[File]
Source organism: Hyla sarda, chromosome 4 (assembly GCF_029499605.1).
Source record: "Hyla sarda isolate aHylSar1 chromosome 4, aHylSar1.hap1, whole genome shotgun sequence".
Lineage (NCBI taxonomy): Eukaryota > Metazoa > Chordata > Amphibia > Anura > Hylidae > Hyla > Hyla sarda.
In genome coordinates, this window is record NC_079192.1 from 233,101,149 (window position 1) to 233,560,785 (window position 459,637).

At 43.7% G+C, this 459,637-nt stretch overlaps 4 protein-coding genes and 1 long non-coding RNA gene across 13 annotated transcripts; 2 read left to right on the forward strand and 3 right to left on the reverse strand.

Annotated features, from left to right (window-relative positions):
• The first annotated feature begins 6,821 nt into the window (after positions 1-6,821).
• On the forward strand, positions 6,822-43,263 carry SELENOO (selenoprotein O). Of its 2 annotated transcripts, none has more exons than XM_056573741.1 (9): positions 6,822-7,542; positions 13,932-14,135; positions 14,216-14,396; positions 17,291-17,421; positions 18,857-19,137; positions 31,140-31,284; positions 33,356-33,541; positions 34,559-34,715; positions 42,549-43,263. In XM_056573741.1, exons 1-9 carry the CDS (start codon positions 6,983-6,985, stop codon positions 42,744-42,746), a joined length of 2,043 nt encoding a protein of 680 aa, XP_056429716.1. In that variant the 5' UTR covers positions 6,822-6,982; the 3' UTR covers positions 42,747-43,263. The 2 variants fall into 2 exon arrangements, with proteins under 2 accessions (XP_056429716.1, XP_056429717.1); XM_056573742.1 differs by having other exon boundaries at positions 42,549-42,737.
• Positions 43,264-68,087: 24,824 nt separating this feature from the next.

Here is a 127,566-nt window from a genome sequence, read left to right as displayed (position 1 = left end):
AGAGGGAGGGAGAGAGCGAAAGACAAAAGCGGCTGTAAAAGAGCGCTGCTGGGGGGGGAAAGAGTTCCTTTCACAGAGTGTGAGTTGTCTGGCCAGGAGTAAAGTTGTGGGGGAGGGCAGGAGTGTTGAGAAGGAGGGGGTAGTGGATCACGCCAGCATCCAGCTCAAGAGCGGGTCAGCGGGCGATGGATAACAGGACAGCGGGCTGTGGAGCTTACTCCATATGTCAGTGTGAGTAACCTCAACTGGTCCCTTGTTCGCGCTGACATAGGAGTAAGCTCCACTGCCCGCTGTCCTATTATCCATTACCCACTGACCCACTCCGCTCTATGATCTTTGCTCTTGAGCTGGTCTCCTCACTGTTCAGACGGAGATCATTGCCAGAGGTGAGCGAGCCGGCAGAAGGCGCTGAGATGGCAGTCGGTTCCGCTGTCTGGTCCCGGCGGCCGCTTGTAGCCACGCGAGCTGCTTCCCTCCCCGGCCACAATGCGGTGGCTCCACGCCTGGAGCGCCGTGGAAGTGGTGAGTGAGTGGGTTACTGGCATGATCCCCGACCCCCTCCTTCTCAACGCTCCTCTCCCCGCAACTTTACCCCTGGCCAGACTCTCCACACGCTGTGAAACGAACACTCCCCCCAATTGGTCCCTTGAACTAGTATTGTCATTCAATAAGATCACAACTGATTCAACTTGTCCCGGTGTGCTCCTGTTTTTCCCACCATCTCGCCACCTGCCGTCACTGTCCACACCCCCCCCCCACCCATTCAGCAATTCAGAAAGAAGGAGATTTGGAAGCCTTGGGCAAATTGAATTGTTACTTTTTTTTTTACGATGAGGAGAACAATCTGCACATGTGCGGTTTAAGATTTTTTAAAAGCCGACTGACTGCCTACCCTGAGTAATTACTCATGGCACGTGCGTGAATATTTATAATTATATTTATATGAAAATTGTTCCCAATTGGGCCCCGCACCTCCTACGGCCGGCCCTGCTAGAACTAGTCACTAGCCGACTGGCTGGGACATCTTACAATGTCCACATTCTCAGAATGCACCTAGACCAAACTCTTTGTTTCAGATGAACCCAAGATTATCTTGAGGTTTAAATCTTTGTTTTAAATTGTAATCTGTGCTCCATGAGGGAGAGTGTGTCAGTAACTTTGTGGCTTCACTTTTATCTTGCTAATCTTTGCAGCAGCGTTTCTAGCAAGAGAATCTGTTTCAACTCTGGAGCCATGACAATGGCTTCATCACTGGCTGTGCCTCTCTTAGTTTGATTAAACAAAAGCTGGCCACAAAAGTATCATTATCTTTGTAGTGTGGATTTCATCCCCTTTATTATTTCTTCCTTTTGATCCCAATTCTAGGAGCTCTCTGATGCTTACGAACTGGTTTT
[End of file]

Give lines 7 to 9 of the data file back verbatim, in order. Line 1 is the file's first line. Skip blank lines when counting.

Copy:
• The first annotated feature begins 6,821 nt into the window (after positions 1-6,821).
• On the forward strand, positions 6,822-43,263 carry SELENOO (selenoprotein O). Of its 2 annotated transcripts, none has more exons than XM_056573741.1 (9): positions 6,822-7,542; positions 13,932-14,135; positions 14,216-14,396; positions 17,291-17,421; positions 18,857-19,137; positions 31,140-31,284; positions 33,356-33,541; positions 34,559-34,715; positions 42,549-43,263. In XM_056573741.1, exons 1-9 carry the CDS (start codon positions 6,983-6,985, stop codon positions 42,744-42,746), a joined length of 2,043 nt encoding a protein of 680 aa, XP_056429716.1. In that variant the 5' UTR covers positions 6,822-6,982; the 3' UTR covers positions 42,747-43,263. The 2 variants fall into 2 exon arrangements, with proteins under 2 accessions (XP_056429716.1, XP_056429717.1); XM_056573742.1 differs by having other exon boundaries at positions 42,549-42,737.
• Positions 43,264-68,087: 24,824 nt separating this feature from the next.